Who are these "guinea pig scientists"? Searching for clues to some of science's and medicine's bigger (and sometimes stranger) questions, they are all the men and women who devoted their lives to help find the answers. Spanning from the 1770s to the present-and uncovering the science behind digestion, the spread of yellow fever, the development of the first heart catheter, and more-their ten stories are at once scientifically detailed and fascinatingly personal.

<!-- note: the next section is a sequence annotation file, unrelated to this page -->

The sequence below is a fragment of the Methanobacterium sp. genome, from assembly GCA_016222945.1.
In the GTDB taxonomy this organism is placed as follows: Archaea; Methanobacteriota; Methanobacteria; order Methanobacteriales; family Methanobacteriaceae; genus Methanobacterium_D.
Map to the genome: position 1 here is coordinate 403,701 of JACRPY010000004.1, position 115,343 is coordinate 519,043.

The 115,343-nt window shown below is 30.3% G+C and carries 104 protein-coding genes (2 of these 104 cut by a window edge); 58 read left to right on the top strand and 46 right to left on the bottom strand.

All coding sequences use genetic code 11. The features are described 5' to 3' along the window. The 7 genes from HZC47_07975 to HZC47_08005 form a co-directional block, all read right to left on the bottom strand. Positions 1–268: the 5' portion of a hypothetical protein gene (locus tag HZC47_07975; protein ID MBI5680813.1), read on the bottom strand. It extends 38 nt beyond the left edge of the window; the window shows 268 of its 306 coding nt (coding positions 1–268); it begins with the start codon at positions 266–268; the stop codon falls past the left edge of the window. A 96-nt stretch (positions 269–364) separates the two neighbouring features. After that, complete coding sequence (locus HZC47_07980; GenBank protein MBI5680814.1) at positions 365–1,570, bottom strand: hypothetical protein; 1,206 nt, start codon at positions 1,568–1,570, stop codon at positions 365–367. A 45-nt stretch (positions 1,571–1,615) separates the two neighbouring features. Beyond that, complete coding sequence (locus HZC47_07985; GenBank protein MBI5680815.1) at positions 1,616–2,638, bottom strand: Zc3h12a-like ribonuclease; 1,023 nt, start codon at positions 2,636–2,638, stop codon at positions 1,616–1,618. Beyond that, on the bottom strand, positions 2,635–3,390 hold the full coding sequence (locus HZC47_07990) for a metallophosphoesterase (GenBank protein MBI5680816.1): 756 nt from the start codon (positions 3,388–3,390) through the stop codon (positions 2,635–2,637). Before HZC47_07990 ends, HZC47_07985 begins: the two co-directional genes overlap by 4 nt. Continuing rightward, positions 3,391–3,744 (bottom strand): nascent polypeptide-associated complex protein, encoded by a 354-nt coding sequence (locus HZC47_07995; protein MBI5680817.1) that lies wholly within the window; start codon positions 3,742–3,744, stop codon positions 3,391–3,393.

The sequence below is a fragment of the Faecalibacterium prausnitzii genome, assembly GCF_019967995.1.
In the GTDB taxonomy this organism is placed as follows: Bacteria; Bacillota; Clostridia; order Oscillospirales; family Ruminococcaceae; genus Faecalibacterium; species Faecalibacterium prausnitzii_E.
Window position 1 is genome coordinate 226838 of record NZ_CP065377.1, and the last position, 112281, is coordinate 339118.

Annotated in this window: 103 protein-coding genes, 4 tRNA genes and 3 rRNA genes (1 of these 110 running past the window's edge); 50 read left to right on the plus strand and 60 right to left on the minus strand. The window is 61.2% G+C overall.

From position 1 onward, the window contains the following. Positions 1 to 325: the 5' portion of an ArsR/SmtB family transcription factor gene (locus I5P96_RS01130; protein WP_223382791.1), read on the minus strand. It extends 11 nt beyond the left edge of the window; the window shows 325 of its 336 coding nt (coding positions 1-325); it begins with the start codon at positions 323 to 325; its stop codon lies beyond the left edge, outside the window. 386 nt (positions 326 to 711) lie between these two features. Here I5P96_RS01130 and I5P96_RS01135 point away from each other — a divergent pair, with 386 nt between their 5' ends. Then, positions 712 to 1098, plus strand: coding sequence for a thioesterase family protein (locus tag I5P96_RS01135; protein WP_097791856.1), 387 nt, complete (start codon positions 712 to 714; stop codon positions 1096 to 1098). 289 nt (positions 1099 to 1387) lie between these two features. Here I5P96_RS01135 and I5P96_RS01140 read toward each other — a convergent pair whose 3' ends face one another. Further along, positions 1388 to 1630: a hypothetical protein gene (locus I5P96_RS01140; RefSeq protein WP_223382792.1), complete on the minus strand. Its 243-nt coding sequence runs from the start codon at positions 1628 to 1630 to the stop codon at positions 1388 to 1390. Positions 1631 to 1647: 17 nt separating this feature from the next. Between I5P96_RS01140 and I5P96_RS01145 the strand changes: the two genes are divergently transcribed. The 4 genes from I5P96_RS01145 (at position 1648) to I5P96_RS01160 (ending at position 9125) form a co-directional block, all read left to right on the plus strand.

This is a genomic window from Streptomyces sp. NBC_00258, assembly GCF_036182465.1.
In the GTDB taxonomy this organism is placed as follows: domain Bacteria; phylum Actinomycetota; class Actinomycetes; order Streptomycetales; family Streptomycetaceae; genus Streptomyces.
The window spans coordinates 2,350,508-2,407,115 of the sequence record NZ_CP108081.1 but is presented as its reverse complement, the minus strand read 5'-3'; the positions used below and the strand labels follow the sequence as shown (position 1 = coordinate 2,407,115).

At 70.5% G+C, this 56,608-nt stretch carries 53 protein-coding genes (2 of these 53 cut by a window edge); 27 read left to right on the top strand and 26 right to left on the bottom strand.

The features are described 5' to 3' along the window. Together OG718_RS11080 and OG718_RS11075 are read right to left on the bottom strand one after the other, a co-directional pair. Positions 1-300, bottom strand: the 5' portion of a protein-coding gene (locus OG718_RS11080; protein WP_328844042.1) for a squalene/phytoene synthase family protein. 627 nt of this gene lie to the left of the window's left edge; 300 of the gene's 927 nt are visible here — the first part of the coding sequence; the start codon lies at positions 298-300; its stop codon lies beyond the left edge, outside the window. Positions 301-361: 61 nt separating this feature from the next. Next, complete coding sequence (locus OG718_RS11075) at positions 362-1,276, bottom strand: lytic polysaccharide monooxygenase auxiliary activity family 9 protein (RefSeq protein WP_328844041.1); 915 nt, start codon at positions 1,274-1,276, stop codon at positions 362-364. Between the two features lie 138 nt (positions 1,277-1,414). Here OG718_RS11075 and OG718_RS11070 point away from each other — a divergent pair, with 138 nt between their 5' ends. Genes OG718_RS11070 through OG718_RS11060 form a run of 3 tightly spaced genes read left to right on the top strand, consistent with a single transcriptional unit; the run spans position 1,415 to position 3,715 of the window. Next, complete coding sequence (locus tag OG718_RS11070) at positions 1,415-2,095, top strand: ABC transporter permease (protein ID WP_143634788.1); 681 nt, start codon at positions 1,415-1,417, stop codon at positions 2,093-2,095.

Gr. 5-8. From hundreds of examples gathered during a decade of research, the authors offer 10 enthralling case studies of scientists from the past several centuries who became their own test subjects--with occasionally fatal results. The accounts are lively, compelling, and not always for the squeamish: Peruvian medical student Daniel Carrion and American Dr. Jesse Lazear inoculated themselves with deadly tropical diseases; Werner Forssman inserted a catheter into his arm and then pushed it up to his heart; John Paul Stapp rode a rocket car that went from more than 600 mph to a standstill in 1.4 seconds to test jet pilot safety gear; Lazzaro Spallanzani, who studied digestion, swallowed numerous things that you probably wouldn't. Aside from the Curies, most of the subjects will be new, even to a well-read audience, and though some of their achievements may seem quirky (to say the least), the authors cogently discuss each experiment's significance in advancing our understanding of science and medicine. Illustrated with a mix of period black-and-white photos and Mordan's nineteenth-century-style portraits, and with commentary on changing attitudes toward experimenting on animals threaded throughout, the episodes make riveting reading as well as vintage booktalk material. Resource lists, a time line, and endnotes are appended.